McDonnell XF3H-1 Demon

Last revised December 25, 1999




The McDonnell F3H Demon had its origin in a Request for Proposal issued by the US Navy Bureau of Aeronautics on May 21, 1948 for a carrier-based interceptor. In the RFP, the Navy was looking for a carrier-based interceptor with a performance equal or superior to that of the most advanced land-based fighters then entering service.

The F3H design effort at McDonnell was led by Richard Deagen. At that time, the Navy was pushing the Westinghouse-designed afterburning J40 turbojet as the powerplant of choice for its next generation of advanced warplanes. Yielding to Navy pressure, McDonnell departed from its previous design philosophy of using twin-engined configurations and decided to adopt a single J40 as the powerplant for its entry, which was designated Model 58 by the company. The Model 58 called for a single-engine, single-seat day fighter with lateral air intakes and a 45-degree sweptback wing and tail surfaces.

Eleven competitors submitted designs in response to the RFP, among them being McDonnell's Model 58. In December of 1948, the McDonnell design was declared the winner of the competition, and on January 3, 1949 an initial Letter of Intent was issued covering the initial design. The designation XF3H-1 was assigned.

The competing Douglas design called for a delta-winged carrier-based aircraft. It was also to be powered by the J40 engine. It came in second in the competition, and was deemed sufficiently promising that the Navy issued a contract for two prototypes under the designation XF4D-1.

A mockup of the XF3H-1 was inspected between July 13 and 15, 1949. Following some redesign in order to save weight, two XF3H-1s were ordered on September 30, 1949.

The F3H had originally been proposed strictly as a day fighter. While the XF3H-1 prototypes were under construction, the Navy changed its mind and directed that production versions of the Demon be designed as general-purpose all-weather fighters. The designation of this production version was to be F3H-1N.

A modified F3H-1N mockup incorporating these changes was inspected in July of 1951. Work on the two prototypes was not affected, as they were seen simply as aerodynamic test vehicles rather than operational test aircraft. However, the sudden change in direction did delay the Demon program significantly.

In the summer of 1951, the first XF3H-1 (BuNo 125444) was finally ready for its first flight. Since the intended 9200 lb.s.t. afterburning Westinghouse J40-WE-8 was not yet available for installation, a non-afterburning 5600 lb.s.t. XJ40-WE-6 was fitted in its place. The XF3H-1 took off on its maiden flight on August 7, 1951, Robert M. Edholm being at the controls. The second prototype (BuNo 125445) followed in January of 1952.

The J40 turbojet proved to be totally unreliable during flight testing. In August of 1952, the first prototype was damaged in a landing accident following an inflight engine failure. Both prototypes were temporarily grounded on two occasions because of engine problems. In addition, early flight testing turned up problems with poor forward visibility, an excessively-slow roll rate, and inadequate lateral stability. A redesign of the nose section on production models cured the visibilty problem. The roll rate problem was cured by moving the ailerons further inboard, with a corresponding decrease in the length and area of the trailing-edge flaps. The lateral stability was improved by removing the wing fence from each outboard wing panel. An autopilot was added.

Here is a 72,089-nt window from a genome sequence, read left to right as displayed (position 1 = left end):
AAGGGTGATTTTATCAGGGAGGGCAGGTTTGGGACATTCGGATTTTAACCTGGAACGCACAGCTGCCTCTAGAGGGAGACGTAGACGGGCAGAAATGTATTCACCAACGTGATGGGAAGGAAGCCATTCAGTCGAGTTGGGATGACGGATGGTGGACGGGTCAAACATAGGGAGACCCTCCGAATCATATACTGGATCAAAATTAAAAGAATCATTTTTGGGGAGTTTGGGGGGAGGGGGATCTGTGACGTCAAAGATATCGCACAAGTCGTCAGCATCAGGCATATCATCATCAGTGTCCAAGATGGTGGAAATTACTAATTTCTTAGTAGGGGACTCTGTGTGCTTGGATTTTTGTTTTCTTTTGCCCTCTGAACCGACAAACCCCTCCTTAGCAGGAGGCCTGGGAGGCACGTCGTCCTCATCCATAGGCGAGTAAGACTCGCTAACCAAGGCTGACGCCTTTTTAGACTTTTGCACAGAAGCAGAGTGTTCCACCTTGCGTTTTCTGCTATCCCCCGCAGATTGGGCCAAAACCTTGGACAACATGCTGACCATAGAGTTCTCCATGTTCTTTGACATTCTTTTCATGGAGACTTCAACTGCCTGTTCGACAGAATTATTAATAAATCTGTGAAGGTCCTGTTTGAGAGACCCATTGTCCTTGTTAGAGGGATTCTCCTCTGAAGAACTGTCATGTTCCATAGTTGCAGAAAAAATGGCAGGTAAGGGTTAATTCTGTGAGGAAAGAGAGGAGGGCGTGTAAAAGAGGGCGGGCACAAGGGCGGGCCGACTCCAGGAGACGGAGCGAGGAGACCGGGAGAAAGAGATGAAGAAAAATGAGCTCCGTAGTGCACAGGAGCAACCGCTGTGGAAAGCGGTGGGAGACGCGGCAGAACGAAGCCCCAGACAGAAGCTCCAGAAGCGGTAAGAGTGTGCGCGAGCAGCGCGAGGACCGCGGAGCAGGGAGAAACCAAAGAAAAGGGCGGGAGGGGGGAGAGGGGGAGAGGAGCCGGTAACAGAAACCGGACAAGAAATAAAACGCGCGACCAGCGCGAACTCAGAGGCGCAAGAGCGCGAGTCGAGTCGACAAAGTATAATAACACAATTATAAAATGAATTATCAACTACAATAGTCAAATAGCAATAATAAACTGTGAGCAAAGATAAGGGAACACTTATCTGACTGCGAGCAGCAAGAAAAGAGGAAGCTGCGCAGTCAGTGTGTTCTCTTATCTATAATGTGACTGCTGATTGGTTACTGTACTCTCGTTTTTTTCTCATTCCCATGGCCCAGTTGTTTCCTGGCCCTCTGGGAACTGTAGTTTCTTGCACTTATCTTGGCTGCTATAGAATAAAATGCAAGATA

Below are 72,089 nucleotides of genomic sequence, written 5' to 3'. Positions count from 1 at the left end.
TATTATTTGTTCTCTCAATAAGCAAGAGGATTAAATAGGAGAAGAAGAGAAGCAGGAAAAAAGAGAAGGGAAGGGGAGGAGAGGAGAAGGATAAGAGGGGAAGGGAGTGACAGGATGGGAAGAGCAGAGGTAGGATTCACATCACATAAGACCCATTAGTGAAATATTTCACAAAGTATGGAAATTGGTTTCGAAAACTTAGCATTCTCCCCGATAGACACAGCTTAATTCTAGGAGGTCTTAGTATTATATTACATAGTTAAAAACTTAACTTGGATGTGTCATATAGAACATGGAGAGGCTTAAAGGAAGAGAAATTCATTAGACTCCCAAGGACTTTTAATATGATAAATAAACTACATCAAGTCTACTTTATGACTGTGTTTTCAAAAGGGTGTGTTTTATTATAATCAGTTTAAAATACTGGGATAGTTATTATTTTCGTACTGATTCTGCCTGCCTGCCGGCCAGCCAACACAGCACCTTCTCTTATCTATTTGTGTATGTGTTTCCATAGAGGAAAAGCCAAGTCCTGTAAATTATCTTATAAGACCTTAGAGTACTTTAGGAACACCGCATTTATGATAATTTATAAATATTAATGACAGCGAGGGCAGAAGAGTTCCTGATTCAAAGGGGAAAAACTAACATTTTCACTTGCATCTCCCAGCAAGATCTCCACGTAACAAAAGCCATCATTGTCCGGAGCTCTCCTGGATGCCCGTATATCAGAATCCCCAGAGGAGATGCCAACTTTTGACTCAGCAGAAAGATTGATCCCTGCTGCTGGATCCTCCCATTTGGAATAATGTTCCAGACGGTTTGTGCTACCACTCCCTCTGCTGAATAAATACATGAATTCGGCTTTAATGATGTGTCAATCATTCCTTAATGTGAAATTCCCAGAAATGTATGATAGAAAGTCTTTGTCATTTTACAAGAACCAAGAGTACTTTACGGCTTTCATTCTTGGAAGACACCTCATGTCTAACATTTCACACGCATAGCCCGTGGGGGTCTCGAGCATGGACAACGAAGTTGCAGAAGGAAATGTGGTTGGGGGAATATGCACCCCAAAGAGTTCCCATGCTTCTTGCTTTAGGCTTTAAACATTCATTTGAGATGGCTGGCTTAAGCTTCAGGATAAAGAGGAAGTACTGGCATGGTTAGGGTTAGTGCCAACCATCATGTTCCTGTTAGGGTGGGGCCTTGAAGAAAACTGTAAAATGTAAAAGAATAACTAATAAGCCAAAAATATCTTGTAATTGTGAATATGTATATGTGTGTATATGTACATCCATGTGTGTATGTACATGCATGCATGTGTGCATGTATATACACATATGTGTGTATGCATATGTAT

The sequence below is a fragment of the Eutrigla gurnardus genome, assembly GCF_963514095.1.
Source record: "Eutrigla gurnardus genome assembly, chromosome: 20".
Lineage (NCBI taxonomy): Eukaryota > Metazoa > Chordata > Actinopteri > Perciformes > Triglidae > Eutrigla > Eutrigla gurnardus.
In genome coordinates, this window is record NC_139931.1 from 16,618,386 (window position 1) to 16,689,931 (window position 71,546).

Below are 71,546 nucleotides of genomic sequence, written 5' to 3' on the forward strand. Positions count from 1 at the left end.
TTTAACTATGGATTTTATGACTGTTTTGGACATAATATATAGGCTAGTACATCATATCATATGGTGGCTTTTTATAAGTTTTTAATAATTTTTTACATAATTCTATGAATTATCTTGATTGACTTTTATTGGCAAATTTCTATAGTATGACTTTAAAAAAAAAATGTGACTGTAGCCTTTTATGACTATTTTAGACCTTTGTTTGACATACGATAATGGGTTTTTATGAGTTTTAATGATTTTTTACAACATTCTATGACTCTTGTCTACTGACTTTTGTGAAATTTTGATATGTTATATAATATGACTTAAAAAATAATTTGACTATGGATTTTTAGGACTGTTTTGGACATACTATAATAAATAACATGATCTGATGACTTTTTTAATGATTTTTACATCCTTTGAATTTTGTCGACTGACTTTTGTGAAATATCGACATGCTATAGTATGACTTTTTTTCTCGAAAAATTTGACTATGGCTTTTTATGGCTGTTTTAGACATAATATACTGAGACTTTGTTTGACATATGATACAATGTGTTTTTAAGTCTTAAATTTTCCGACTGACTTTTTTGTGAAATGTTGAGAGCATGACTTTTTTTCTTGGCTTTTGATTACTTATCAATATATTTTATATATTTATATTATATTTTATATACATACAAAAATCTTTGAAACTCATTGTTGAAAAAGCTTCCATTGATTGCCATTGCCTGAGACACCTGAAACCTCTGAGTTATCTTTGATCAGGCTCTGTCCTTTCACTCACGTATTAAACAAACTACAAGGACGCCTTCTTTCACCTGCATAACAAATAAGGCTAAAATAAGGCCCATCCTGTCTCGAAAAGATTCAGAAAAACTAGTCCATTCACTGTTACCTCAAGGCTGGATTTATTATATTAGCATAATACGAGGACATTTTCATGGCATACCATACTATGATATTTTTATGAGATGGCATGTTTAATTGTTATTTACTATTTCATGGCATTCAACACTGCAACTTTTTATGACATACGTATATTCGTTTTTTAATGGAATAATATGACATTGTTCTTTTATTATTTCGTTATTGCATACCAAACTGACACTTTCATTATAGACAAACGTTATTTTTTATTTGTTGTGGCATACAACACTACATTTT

The second prototype was fitted with a 10,500 lb.s.t. afterburning J40-WE-8 in January of 1953. This engine did not prove to be any more reliable than the non-afterburning WE-6. This aircraft was used for preliminary evaluation tests at the Naval Air Test Center at Patuxent, Maryland beginning in August of 1953. In October of 1953, the second XF3H-1 was used for initial carrier trials aboard the USS *Coral Sea* (CVA-43). These trials were fairly successful, but there were some problems with low visibility during carrier approach and landing.

The first XF3H-1 was lost in a crash on March 18, 1954, following an inflight engine explosion. The second prototype was permanently grounded shortly thereafter. It was later shipped to the Naval Air Development Center at Johnsville, Pennsylvania to be used in barrier engagement tests.

Serials of XF3H-1:

125444/125445		McDonnell XF3H-1 Demon

Sources:


  1. United States Military Aircraft Since 1909, Gordon Swanborough and Peter M. Bowers, Smithsonian, 1989.

  2. The American Fighter, Enzo Angelucci and Peter Bowers, Orion, 1987.

  3. The World Guide to Combat Planes, William Green, Macdonald, 1966.

  4. McDonnell Douglas Aircraft Since 1920, Rene J. Francillon, Naval Institute Press, 1990.